After Mary leaves the business, the company suffers severe liquidity problems resulting in it failing to pay any of its taxation obligations from 1 April 2021. Mary subsequently receives a Director Penalty Notice (DPN) from the ATO in regard to company tax debts owed for the June and September quarters. Mary is surprised to receive the DPN as in her mind she left the business on 1 April 2021 and has had nothing to do with the it since. The ATO explains to Mary that despite what she thinks, she was a director until 1 October 2021 and is personally liable for the unpaid tax up to that date. Meanwhile, John refuses to accept the company is hopelessly insolvent and refuses to place the company into voluntary administration, continuing to trade by running up more and more debt. Ultimately the company is wound up by a disgruntled creditor and a liquidator is appointed. The liquidator determines the company was trading whilst insolvent since April 2021 and issues proceedings against the directors Mary and John. Mary is rather upset about being liable to the ATO for unpaid company taxes and the prospect of facing a trading whilst insolvent claim and visits her lawyer…
After Mary leaves the business, John is told by Bill the widget machine operator that the safety guards on the widget machine were not working. John does not have the money to get these expensive repairs done so tells Bill the guards have no purpose and to get back to work. The machine suffers a malfunction and Bill is fatally injured. Worksafe inspect and the company and its directors are charged under the industrial manslaughter laws. If found guilty, the directors and the company may face millions of dollars in fines and for individuals, up to 20 years’ jail. Mary cannot understand why she is being embroiled in these charges given in her mind she resigned as a director in April 2021 when she handed her resignation to the company. She consults her lawyer….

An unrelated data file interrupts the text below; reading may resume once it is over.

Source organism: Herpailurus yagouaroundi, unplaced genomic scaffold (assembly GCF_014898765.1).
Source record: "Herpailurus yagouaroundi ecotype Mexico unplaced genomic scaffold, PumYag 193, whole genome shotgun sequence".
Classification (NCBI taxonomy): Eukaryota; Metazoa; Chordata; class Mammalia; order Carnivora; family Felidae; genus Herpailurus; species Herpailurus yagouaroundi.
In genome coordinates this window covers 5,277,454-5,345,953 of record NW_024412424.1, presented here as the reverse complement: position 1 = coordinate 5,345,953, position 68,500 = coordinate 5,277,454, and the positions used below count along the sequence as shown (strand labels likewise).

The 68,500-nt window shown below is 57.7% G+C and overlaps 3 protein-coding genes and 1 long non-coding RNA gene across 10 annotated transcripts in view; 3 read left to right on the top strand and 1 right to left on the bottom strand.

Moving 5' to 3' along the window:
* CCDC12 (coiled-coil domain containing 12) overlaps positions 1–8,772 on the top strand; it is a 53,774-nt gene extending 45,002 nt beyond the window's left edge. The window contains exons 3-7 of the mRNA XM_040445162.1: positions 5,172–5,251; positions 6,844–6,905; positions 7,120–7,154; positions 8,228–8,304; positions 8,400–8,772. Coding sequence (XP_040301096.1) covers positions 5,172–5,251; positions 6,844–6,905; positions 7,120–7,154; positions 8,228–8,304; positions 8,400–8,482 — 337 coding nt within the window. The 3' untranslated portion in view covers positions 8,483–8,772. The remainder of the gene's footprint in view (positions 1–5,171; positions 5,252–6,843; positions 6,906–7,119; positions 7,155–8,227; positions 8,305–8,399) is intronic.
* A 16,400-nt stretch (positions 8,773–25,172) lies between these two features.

A reprieve? Can a late lodgement be remedied?
There will only be limited avenues available to seek permission for an older resignation date to be recorded and these avenues will involve either an application to ASIC or the Court. In some circumstances, the application can only be made to the Court. Given the behaviour the changes to laws around director resignations seek to address, it is doubtful such applications will be looked on as merely procedural and therefore are likely to be complex and costly.
Applications to ASIC
Applications must be made within 56 days of the claimed resignation date. The application can be made by the former director or the company by filing the prescribed form setting out the reasons why an earlier resignation date should be accepted. If ASIC accepts the application, the resignation date will be fixed as at the claimed resignation date.
Applications to Court
Applications must be made within 12 months of the claimed resignation date unless the Court allows a longer period. If the Court fixes an earlier resignation date, the Order must be lodged with ASIC by the applicant using the prescribed form within two business days of the Court making the order. Failure to do so is an offence of strict liability and late fees will apply.
The key take away
Lodging resignations months after the event creates great risk for the exiting director and in some circumstances, may expose the accountant to a potential PI claim. Accountants should revisit their internal systems and controls to ensure any director resignations they are made aware of are lodged within the required time frames. They should also make clients aware of these changes so they too are aware of their duties in informing ASIC of any changes to directorships and the risks they face should they fail to do so.